Right now, millions of Americans are experiencing some degree of back pain. According to the U.S. Department of Health and Human Services Centers for Disease Control and Prevention, back disorders account for 27% of all disabling occupational injuries in the United States. And the average direct cost of low-back-injury claims is more than twice that of all other occupational injury claims combined. To help treat back disorders, surgeons perform an estimated 500,000 spine surgeries in the United States annually.
Minimally Invasive Spine Surgery Key Advantages
- Less pain
- Less blood loss and risk
- Greatly reduced infection rate
- More precise placement of instrumentation via image guidance
- Much lower incidence of spinal fluid leaks caused by surgeon error
- Shorter hospital stays
- Quicker return to normal activities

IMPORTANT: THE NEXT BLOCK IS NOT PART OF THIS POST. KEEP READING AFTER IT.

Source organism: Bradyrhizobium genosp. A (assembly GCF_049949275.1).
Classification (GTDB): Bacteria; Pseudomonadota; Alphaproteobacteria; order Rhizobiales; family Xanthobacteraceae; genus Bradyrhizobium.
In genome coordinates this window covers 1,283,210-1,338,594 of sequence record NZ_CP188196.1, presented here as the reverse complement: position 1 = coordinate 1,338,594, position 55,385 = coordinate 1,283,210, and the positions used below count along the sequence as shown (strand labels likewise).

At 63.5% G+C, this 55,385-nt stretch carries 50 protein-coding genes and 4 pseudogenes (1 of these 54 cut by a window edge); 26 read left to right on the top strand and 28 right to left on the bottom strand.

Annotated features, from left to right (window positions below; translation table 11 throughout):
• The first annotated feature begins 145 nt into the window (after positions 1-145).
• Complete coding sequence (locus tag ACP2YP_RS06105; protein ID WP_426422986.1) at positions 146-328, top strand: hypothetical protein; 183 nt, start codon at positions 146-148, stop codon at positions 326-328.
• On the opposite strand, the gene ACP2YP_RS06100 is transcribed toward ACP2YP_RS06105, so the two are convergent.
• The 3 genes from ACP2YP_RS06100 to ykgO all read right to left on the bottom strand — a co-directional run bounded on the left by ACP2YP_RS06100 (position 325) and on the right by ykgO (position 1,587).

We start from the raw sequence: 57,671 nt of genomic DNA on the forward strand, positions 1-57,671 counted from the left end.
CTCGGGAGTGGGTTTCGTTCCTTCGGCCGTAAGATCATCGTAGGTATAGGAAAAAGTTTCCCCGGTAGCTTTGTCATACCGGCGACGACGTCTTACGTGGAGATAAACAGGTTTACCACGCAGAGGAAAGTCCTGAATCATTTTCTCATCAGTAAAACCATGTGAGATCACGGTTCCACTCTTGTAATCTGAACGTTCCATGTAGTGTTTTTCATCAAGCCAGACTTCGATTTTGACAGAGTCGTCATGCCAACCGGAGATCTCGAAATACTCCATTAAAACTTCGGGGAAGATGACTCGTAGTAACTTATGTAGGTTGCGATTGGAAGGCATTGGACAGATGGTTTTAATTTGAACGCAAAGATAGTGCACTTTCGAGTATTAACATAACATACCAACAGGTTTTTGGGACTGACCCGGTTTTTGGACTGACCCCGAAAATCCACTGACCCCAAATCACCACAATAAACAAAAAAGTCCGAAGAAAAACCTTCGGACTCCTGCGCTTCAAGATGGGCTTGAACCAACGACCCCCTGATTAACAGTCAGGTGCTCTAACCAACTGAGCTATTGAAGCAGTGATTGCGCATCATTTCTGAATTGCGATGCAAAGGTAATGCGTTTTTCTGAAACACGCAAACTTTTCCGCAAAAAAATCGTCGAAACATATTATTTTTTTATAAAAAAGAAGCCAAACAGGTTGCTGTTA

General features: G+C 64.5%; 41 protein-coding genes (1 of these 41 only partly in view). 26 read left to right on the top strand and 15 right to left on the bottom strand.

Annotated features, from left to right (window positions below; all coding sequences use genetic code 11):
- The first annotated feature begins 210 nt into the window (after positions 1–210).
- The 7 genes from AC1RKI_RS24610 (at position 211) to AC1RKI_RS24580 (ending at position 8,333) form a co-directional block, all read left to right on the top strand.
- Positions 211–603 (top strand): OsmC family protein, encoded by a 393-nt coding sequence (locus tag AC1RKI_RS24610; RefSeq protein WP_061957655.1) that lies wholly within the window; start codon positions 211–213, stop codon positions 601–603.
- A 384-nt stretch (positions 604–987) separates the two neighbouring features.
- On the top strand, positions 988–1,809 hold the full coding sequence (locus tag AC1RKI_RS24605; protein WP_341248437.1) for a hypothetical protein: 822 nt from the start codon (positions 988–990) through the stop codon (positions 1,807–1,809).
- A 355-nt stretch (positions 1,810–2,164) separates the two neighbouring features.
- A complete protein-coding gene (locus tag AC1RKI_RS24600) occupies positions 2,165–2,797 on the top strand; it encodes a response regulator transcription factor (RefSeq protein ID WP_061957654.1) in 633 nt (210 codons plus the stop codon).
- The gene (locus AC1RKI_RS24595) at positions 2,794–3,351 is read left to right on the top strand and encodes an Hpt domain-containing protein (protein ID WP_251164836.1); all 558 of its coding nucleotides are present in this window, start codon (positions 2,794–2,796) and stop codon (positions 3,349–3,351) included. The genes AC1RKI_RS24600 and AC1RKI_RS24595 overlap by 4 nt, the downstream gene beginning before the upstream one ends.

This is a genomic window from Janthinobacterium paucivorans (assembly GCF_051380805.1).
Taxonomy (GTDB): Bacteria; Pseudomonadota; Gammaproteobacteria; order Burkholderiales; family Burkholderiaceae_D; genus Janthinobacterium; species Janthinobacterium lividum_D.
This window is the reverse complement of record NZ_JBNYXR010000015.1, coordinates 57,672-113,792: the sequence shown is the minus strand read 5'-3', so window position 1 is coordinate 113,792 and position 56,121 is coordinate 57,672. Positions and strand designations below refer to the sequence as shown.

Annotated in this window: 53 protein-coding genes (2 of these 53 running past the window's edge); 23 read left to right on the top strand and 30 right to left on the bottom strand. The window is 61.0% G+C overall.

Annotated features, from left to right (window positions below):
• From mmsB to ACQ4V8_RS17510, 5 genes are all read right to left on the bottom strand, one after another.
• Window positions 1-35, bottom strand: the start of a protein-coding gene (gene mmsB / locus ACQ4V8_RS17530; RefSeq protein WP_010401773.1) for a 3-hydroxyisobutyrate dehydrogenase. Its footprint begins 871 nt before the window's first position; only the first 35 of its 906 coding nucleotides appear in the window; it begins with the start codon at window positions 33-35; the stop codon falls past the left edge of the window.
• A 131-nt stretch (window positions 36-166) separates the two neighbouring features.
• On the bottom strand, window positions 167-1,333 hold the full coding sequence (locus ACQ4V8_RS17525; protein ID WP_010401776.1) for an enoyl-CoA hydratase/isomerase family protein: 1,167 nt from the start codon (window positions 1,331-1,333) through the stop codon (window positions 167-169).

According to Dr. Chad Prusmack, a neurosurgeon at Sky Ridge Medical Center, "Minimally invasive spine surgery achieves the same surgical goals as with open surgery, but with small incisions. In this way, we're able to spare more tissue. We can treat just about any spine condition other than scoliosis. About 50-60% are degenerative conditions. Trauma injuries like herniated disks and fractures amount to about 30%. These often result from sports, especially football and mixed- martial-arts ultimate fighting, along with skiing and gymnastics. Motor vehicle accidents are also common. Then about 10-20% of our surgeries are for treating back tumors and infections."